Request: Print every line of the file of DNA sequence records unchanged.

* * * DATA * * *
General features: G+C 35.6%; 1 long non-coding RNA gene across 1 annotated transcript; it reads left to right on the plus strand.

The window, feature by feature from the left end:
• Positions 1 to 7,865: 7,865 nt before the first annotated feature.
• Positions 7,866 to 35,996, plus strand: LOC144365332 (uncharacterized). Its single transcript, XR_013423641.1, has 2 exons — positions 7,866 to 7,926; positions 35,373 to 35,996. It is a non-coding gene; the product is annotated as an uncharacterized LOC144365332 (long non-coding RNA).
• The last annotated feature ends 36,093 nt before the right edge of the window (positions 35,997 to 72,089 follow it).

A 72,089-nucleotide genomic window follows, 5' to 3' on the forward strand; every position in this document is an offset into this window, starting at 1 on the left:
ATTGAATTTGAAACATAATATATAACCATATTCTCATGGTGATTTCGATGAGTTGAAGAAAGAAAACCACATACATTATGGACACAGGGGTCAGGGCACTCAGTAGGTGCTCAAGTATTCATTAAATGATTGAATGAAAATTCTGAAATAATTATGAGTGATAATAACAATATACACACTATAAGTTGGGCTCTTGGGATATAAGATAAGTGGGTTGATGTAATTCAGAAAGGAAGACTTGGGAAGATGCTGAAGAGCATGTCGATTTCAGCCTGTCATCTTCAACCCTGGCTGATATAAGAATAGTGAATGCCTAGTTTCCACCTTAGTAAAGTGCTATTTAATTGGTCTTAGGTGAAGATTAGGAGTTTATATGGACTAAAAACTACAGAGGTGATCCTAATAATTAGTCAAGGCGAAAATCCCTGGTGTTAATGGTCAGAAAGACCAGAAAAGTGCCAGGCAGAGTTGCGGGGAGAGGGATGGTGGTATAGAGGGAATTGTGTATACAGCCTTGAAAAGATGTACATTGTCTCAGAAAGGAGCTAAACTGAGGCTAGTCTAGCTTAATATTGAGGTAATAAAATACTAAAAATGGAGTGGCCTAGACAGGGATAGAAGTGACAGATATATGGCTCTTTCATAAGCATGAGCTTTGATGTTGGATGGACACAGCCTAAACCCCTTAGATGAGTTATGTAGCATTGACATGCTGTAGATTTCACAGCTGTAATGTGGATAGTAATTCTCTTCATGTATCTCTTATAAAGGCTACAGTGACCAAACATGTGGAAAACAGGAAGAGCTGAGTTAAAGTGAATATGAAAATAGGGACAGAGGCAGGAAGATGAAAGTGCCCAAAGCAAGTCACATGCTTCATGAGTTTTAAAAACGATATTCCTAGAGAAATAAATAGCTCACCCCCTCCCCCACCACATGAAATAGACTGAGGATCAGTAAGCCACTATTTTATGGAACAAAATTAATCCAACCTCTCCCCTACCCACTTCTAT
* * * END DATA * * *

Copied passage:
General features: G+C 35.6%; 1 long non-coding RNA gene across 1 annotated transcript; it reads left to right on the plus strand.

The window, feature by feature from the left end:
• Positions 1 to 7,865: 7,865 nt before the first annotated feature.
• Positions 7,866 to 35,996, plus strand: LOC144365332 (uncharacterized). Its single transcript, XR_013423641.1, has 2 exons — positions 7,866 to 7,926; positions 35,373 to 35,996. It is a non-coding gene; the product is annotated as an uncharacterized LOC144365332 (long non-coding RNA).
• The last annotated feature ends 36,093 nt before the right edge of the window (positions 35,997 to 72,089 follow it).

A 72,089-nucleotide genomic window follows, 5' to 3' on the forward strand; every position in this document is an offset into this window, starting at 1 on the left:
ATTGAATTTGAAACATAATATATAACCATATTCTCATGGTGATTTCGATGAGTTGAAGAAAGAAAACCACATACATTATGGACACAGGGGTCAGGGCACTCAGTAGGTGCTCAAGTATTCATTAAATGATTGAATGAAAATTCTGAAATAATTATGAGTGATAATAACAATATACACACTATAAGTTGGGCTCTTGGGATATAAGATAAGTGGGTTGATGTAATTCAGAAAGGAAGACTTGGGAAGATGCTGAAGAGCATGTCGATTTCAGCCTGTCATCTTCAACCCTGGCTGATATAAGAATAGTGAATGCCTAGTTTCCACCTTAGTAAAGTGCTATTTAATTGGTCTTAGGTGAAGATTAGGAGTTTATATGGACTAAAAACTACAGAGGTGATCCTAATAATTAGTCAAGGCGAAAATCCCTGGTGTTAATGGTCAGAAAGACCAGAAAAGTGCCAGGCAGAGTTGCGGGGAGAGGGATGGTGGTATAGAGGGAATTGTGTATACAGCCTTGAAAAGATGTACATTGTCTCAGAAAGGAGCTAAACTGAGGCTAGTCTAGCTTAATATTGAGGTAATAAAATACTAAAAATGGAGTGGCCTAGACAGGGATAGAAGTGACAGATATATGGCTCTTTCATAAGCATGAGCTTTGATGTTGGATGGACACAGCCTAAACCCCTTAGATGAGTTATGTAGCATTGACATGCTGTAGATTTCACAGCTGTAATGTGGATAGTAATTCTCTTCATGTATCTCTTATAAAGGCTACAGTGACCAAACATGTGGAAAACAGGAAGAGCTGAGTTAAAGTGAATATGAAAATAGGGACAGAGGCAGGAAGATGAAAGTGCCCAAAGCAAGTCACATGCTTCATGAGTTTTAAAAACGATATTCCTAGAGAAATAAATAGCTCACCCCCTCCCCCACCACATGAAATAGACTGAGGATCAGTAAGCCACTATTTTATGGAACAAAATTAATCCAACCTCTCCCCTACCCACTTCTAT